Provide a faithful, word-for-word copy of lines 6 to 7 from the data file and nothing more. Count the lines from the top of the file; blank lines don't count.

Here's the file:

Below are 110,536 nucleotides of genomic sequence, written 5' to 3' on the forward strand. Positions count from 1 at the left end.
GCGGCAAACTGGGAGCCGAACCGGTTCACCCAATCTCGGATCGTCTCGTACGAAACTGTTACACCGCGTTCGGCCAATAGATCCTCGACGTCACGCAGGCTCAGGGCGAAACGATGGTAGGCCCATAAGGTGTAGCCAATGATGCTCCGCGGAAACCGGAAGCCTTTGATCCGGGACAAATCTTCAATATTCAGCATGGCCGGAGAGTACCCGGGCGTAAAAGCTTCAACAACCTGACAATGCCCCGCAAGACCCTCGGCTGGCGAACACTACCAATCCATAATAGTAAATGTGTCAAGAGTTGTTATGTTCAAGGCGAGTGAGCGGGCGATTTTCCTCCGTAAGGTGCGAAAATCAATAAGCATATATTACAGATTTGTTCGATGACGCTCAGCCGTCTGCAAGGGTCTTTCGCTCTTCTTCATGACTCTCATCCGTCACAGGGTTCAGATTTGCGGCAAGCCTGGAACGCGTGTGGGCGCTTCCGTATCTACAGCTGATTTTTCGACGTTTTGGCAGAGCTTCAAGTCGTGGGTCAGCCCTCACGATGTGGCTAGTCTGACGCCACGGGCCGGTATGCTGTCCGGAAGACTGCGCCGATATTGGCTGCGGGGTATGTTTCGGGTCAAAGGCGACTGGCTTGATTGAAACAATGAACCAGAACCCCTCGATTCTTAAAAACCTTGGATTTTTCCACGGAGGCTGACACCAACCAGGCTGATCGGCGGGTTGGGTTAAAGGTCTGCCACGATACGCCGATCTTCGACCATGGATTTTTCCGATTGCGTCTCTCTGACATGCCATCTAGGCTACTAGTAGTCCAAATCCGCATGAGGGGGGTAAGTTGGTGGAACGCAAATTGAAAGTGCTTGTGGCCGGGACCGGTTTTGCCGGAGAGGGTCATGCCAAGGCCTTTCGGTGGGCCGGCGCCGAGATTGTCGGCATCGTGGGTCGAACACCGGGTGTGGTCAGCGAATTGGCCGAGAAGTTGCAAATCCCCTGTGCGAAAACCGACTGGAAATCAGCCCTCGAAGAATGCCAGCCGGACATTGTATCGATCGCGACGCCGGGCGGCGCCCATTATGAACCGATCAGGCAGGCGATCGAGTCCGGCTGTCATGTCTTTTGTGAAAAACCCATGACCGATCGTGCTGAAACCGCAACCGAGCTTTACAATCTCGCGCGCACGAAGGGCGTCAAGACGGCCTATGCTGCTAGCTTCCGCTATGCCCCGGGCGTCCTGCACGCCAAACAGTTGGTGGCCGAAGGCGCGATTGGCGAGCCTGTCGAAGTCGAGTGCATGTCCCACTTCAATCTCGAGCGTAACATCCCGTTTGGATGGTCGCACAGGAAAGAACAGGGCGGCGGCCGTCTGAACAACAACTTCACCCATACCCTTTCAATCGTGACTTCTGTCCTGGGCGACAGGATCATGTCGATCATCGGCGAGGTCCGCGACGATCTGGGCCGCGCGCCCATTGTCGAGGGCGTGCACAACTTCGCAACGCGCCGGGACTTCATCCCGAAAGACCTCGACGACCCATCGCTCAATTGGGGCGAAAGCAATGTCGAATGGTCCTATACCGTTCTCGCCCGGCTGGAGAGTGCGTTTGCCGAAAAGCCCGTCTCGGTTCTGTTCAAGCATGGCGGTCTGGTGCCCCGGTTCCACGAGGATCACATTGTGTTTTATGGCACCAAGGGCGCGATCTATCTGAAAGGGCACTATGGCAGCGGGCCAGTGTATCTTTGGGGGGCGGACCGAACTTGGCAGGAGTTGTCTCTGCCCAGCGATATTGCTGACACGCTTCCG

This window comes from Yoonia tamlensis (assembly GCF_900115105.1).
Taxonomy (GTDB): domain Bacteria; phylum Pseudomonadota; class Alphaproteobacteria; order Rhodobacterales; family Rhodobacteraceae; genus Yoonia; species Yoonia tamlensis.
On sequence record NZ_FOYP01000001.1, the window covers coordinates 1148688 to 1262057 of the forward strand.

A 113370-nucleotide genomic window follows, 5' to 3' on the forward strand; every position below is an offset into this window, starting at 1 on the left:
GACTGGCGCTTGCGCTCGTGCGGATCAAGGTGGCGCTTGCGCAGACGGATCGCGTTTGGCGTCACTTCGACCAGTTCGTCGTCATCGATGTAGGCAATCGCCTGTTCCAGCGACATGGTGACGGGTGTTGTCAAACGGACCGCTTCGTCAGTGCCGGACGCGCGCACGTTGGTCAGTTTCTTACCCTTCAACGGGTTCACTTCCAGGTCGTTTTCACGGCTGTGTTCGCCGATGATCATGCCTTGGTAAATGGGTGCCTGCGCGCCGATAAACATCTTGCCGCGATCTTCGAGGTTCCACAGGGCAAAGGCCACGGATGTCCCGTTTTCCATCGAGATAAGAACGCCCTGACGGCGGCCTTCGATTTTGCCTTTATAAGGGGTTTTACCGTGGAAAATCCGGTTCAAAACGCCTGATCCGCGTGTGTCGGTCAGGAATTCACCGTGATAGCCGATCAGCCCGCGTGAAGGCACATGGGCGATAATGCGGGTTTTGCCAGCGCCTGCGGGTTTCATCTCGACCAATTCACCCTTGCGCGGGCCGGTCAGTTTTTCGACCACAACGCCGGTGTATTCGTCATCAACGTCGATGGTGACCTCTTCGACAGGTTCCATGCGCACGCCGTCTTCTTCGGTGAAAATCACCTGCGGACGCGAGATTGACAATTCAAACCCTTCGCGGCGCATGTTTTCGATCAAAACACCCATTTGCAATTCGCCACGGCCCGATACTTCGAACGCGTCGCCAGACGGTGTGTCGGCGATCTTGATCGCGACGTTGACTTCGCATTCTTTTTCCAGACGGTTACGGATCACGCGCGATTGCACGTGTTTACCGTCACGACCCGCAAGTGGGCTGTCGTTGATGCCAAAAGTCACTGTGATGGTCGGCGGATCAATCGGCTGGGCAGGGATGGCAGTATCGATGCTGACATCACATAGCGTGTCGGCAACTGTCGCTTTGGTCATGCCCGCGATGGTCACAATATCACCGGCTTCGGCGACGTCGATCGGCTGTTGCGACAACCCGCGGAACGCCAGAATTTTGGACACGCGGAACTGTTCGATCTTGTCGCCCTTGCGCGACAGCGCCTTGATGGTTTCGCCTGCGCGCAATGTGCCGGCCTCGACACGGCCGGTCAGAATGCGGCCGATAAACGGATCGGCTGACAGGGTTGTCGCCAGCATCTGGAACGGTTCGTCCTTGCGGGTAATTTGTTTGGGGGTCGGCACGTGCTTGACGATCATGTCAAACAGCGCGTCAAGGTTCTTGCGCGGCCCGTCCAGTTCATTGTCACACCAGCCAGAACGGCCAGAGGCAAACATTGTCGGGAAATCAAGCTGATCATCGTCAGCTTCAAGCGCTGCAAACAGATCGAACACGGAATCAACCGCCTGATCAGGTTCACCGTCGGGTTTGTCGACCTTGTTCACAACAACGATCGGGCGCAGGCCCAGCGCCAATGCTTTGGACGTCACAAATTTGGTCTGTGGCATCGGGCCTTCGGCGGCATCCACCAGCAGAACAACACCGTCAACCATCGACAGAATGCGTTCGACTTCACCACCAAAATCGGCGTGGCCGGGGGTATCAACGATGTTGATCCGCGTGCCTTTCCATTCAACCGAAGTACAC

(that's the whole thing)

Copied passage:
A 113370-nucleotide genomic window follows, 5' to 3' on the forward strand; every position below is an offset into this window, starting at 1 on the left:
GACTGGCGCTTGCGCTCGTGCGGATCAAGGTGGCGCTTGCGCAGACGGATCGCGTTTGGCGTCACTTCGACCAGTTCGTCGTCATCGATGTAGGCAATCGCCTGTTCCAGCGACATGGTGACGGGTGTTGTCAAACGGACCGCTTCGTCAGTGCCGGACGCGCGCACGTTGGTCAGTTTCTTACCCTTCAACGGGTTCACTTCCAGGTCGTTTTCACGGCTGTGTTCGCCGATGATCATGCCTTGGTAAATGGGTGCCTGCGCGCCGATAAACATCTTGCCGCGATCTTCGAGGTTCCACAGGGCAAAGGCCACGGATGTCCCGTTTTCCATCGAGATAAGAACGCCCTGACGGCGGCCTTCGATTTTGCCTTTATAAGGGGTTTTACCGTGGAAAATCCGGTTCAAAACGCCTGATCCGCGTGTGTCGGTCAGGAATTCACCGTGATAGCCGATCAGCCCGCGTGAAGGCACATGGGCGATAATGCGGGTTTTGCCAGCGCCTGCGGGTTTCATCTCGACCAATTCACCCTTGCGCGGGCCGGTCAGTTTTTCGACCACAACGCCGGTGTATTCGTCATCAACGTCGATGGTGACCTCTTCGACAGGTTCCATGCGCACGCCGTCTTCTTCGGTGAAAATCACCTGCGGACGCGAGATTGACAATTCAAACCCTTCGCGGCGCATGTTTTCGATCAAAACACCCATTTGCAATTCGCCACGGCCCGATACTTCGAACGCGTCGCCAGACGGTGTGTCGGCGATCTTGATCGCGACGTTGACTTCGCATTCTTTTTCCAGACGGTTACGGATCACGCGCGATTGCACGTGTTTACCGTCACGACCCGCAAGTGGGCTGTCGTTGATGCCAAAAGTCACTGTGATGGTCGGCGGATCAATCGGCTGGGCAGGGATGGCAGTATCGATGCTGACATCACATAGCGTGTCGGCAACTGTCGCTTTGGTCATGCCCGCGATGGTCACAATATCACCGGCTTCGGCGACGTCGATCGGCTGTTGCGACAACCCGCGGAACGCCAGAATTTTGGACACGCGGAACTGTTCGATCTTGTCGCCCTTGCGCGACAGCGCCTTGATGGTTTCGCCTGCGCGCAATGTGCCGGCCTCGACACGGCCGGTCAGAATGCGGCCGATAAACGGATCGGCTGACAGGGTTGTCGCCAGCATCTGGAACGGTTCGTCCTTGCGGGTAATTTGTTTGGGGGTCGGCACGTGCTTGACGATCATGTCAAACAGCGCGTCAAGGTTCTTGCGCGGCCCGTCCAGTTCATTGTCACACCAGCCAGAACGGCCAGAGGCAAACATTGTCGGGAAATCAAGCTGATCATCGTCAGCTTCAAGCGCTGCAAACAGATCGAACACGGAATCAACCGCCTGATCAGGTTCACCGTCGGGTTTGTCGACCTTGTTCACAACAACGATCGGGCGCAGGCCCAGCGCCAATGCTTTGGACGTCACAAATTTGGTCTGTGGCATCGGGCCTTCGGCGGCATCCACCAGCAGAACAACACCGTCAACCATCGACAGAATGCGTTCGACTTCACCACCAAAATCGGCGTGGCCGGGGGTATCAACGATGTTGATCCGCGTGCCTTTCCATTCAACCGAAGTACAC